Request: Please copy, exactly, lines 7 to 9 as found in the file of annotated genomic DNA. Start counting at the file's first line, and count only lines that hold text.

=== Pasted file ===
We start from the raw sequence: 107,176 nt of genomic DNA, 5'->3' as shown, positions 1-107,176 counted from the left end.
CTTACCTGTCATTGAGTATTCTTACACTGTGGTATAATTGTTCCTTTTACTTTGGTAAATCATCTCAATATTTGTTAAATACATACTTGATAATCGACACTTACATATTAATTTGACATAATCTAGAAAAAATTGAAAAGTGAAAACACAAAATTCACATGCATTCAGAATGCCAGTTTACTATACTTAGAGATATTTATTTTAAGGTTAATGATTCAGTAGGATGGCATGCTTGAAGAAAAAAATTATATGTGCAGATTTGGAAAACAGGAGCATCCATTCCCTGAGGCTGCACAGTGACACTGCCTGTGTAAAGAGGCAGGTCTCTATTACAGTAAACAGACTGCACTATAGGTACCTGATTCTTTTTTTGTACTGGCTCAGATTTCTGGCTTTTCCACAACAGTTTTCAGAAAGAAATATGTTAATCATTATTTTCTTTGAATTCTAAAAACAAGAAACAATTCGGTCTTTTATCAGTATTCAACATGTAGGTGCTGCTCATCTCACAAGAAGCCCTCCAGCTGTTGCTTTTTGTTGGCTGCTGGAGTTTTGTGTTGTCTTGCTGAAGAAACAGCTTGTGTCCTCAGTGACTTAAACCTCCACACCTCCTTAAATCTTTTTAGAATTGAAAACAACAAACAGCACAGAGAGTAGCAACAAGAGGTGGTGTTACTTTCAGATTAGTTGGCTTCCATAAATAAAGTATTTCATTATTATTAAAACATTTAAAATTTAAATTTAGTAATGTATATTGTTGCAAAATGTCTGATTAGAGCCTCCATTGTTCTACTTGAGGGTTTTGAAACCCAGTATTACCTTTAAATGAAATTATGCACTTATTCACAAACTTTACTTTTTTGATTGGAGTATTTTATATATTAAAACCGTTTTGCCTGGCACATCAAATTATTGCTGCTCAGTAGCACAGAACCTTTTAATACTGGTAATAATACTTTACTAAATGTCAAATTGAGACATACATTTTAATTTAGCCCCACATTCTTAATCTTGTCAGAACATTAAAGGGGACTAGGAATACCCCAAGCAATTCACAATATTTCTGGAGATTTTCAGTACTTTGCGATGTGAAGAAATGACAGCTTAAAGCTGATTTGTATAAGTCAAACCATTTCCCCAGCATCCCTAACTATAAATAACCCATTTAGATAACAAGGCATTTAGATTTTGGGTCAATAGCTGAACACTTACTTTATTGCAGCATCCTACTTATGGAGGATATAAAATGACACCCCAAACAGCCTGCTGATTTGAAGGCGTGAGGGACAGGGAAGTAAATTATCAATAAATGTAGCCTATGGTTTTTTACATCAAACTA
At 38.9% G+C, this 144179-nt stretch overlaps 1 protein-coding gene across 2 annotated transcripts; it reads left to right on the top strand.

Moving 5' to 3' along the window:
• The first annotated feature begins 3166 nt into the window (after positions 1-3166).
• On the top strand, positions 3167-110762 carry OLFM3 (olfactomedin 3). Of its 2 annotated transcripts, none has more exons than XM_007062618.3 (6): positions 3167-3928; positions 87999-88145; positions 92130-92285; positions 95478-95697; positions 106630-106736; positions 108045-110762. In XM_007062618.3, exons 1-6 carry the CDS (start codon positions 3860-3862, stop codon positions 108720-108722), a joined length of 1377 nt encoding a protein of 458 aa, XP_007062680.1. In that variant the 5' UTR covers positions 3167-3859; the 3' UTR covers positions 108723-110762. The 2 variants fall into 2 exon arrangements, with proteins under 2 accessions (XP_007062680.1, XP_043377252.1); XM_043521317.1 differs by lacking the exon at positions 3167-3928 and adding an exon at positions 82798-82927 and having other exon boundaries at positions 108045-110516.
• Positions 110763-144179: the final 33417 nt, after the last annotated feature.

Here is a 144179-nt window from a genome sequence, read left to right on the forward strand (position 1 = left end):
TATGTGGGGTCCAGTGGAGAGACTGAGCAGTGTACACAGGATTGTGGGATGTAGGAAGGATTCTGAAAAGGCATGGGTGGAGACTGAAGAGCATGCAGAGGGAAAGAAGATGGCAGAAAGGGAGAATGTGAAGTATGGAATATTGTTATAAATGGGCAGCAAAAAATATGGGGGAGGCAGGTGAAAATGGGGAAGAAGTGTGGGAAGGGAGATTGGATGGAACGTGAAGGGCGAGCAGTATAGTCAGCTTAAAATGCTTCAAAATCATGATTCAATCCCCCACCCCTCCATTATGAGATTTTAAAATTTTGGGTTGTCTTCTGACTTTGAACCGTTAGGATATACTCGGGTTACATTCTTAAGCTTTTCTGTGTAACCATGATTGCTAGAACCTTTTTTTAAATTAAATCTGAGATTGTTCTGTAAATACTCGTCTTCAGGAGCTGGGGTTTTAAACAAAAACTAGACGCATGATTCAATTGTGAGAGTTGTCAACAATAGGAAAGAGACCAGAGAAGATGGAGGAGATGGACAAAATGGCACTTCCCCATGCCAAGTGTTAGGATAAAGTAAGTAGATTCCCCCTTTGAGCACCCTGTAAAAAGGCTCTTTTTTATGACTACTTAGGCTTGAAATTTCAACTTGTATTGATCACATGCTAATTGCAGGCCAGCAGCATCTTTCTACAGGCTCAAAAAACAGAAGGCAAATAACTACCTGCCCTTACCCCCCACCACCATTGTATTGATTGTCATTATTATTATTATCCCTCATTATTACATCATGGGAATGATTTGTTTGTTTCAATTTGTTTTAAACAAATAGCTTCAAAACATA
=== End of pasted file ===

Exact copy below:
• Positions 110763-144179: the final 33417 nt, after the last annotated feature.

Here is a 144179-nt window from a genome sequence, read left to right on the forward strand (position 1 = left end):
TATGTGGGGTCCAGTGGAGAGACTGAGCAGTGTACACAGGATTGTGGGATGTAGGAAGGATTCTGAAAAGGCATGGGTGGAGACTGAAGAGCATGCAGAGGGAAAGAAGATGGCAGAAAGGGAGAATGTGAAGTATGGAATATTGTTATAAATGGGCAGCAAAAAATATGGGGGAGGCAGGTGAAAATGGGGAAGAAGTGTGGGAAGGGAGATTGGATGGAACGTGAAGGGCGAGCAGTATAGTCAGCTTAAAATGCTTCAAAATCATGATTCAATCCCCCACCCCTCCATTATGAGATTTTAAAATTTTGGGTTGTCTTCTGACTTTGAACCGTTAGGATATACTCGGGTTACATTCTTAAGCTTTTCTGTGTAACCATGATTGCTAGAACCTTTTTTTAAATTAAATCTGAGATTGTTCTGTAAATACTCGTCTTCAGGAGCTGGGGTTTTAAACAAAAACTAGACGCATGATTCAATTGTGAGAGTTGTCAACAATAGGAAAGAGACCAGAGAAGATGGAGGAGATGGACAAAATGGCACTTCCCCATGCCAAGTGTTAGGATAAAGTAAGTAGATTCCCCCTTTGAGCACCCTGTAAAAAGGCTCTTTTTTATGACTACTTAGGCTTGAAATTTCAACTTGTATTGATCACATGCTAATTGCAGGCCAGCAGCATCTTTCTACAGGCTCAAAAAACAGAAGGCAAATAACTACCTGCCCTTACCCCCCACCACCATTGTATTGATTGTCATTATTATTATTATCCCTCATTATTACATCATGGGAATGATTTGTTTGTTTCAATTTGTTTTAAACAAATAGCTTCAAAACATA